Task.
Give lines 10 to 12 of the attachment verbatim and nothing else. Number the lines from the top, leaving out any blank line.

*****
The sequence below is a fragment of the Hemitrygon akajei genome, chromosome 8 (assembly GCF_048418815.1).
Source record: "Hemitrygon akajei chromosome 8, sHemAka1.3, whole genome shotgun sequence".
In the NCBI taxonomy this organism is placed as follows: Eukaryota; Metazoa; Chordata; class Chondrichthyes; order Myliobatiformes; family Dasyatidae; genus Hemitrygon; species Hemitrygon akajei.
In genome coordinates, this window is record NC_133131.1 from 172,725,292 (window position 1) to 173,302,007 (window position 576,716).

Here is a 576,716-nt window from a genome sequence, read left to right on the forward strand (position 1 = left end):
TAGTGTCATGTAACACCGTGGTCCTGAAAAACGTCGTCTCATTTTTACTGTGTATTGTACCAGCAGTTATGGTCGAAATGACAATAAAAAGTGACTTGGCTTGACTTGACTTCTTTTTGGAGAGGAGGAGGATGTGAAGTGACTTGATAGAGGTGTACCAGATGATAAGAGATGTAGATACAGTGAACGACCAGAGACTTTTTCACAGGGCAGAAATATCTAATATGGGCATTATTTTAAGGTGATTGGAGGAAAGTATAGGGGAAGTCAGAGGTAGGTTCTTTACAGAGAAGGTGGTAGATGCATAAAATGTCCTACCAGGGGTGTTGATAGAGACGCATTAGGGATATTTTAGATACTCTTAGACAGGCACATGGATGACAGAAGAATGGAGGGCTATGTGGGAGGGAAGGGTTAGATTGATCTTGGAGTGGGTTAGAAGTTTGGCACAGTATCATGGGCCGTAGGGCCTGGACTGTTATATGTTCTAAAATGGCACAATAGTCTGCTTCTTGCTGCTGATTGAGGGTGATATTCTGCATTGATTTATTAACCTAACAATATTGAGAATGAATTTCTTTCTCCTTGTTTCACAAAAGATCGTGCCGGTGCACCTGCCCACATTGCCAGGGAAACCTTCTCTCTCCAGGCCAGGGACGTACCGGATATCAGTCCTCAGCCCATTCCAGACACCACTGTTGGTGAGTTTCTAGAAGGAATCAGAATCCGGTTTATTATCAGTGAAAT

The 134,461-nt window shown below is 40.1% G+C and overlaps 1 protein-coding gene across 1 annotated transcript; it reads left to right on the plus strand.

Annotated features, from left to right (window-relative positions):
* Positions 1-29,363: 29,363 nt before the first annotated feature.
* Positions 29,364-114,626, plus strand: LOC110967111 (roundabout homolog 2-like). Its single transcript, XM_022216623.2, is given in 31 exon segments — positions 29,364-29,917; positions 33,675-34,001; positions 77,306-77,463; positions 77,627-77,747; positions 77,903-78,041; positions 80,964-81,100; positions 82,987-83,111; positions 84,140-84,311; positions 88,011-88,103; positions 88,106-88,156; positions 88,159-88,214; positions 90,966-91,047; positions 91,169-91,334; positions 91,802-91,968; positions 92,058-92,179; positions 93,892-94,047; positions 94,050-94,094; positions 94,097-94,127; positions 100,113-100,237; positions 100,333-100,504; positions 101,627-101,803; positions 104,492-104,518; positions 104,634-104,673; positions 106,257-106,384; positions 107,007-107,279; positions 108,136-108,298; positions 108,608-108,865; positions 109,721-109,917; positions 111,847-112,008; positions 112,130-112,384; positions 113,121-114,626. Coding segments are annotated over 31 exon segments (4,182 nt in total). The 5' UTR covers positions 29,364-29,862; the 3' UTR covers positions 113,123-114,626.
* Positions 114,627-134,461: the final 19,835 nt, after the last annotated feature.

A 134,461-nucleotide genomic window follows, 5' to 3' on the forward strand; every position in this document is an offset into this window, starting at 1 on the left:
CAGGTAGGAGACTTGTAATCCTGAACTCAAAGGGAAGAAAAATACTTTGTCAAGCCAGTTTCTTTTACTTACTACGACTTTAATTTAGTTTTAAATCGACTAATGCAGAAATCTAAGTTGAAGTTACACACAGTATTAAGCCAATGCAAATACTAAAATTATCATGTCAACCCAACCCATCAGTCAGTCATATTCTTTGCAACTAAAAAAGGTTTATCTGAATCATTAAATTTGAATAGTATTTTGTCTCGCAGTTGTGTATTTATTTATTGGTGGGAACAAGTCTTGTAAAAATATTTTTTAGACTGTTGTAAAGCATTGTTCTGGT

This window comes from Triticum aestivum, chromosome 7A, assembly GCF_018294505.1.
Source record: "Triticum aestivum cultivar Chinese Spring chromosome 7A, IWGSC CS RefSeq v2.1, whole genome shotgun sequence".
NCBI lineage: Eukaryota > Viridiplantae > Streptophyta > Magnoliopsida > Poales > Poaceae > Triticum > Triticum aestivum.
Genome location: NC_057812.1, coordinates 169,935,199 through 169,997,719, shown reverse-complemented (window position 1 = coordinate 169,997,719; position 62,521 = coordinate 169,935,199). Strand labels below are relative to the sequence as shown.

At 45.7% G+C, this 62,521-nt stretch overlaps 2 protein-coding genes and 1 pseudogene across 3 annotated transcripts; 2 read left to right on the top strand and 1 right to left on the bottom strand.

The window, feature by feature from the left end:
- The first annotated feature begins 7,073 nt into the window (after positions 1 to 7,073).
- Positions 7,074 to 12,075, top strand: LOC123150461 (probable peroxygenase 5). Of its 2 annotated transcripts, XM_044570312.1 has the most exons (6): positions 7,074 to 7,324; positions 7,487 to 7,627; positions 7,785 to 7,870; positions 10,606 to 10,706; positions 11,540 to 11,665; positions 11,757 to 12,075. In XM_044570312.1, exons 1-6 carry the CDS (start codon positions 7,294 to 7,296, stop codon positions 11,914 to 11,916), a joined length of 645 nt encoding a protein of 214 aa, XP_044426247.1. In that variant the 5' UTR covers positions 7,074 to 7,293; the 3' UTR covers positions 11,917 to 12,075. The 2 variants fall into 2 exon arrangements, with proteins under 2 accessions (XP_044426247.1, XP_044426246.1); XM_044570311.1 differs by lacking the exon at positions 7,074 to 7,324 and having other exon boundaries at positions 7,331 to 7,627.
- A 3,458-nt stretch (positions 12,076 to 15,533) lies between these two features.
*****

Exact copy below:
* Positions 29,364-114,626, plus strand: LOC110967111 (roundabout homolog 2-like). Its single transcript, XM_022216623.2, is given in 31 exon segments — positions 29,364-29,917; positions 33,675-34,001; positions 77,306-77,463; positions 77,627-77,747; positions 77,903-78,041; positions 80,964-81,100; positions 82,987-83,111; positions 84,140-84,311; positions 88,011-88,103; positions 88,106-88,156; positions 88,159-88,214; positions 90,966-91,047; positions 91,169-91,334; positions 91,802-91,968; positions 92,058-92,179; positions 93,892-94,047; positions 94,050-94,094; positions 94,097-94,127; positions 100,113-100,237; positions 100,333-100,504; positions 101,627-101,803; positions 104,492-104,518; positions 104,634-104,673; positions 106,257-106,384; positions 107,007-107,279; positions 108,136-108,298; positions 108,608-108,865; positions 109,721-109,917; positions 111,847-112,008; positions 112,130-112,384; positions 113,121-114,626. Coding segments are annotated over 31 exon segments (4,182 nt in total). The 5' UTR covers positions 29,364-29,862; the 3' UTR covers positions 113,123-114,626.
* Positions 114,627-134,461: the final 19,835 nt, after the last annotated feature.

A 134,461-nucleotide genomic window follows, 5' to 3' on the forward strand; every position in this document is an offset into this window, starting at 1 on the left: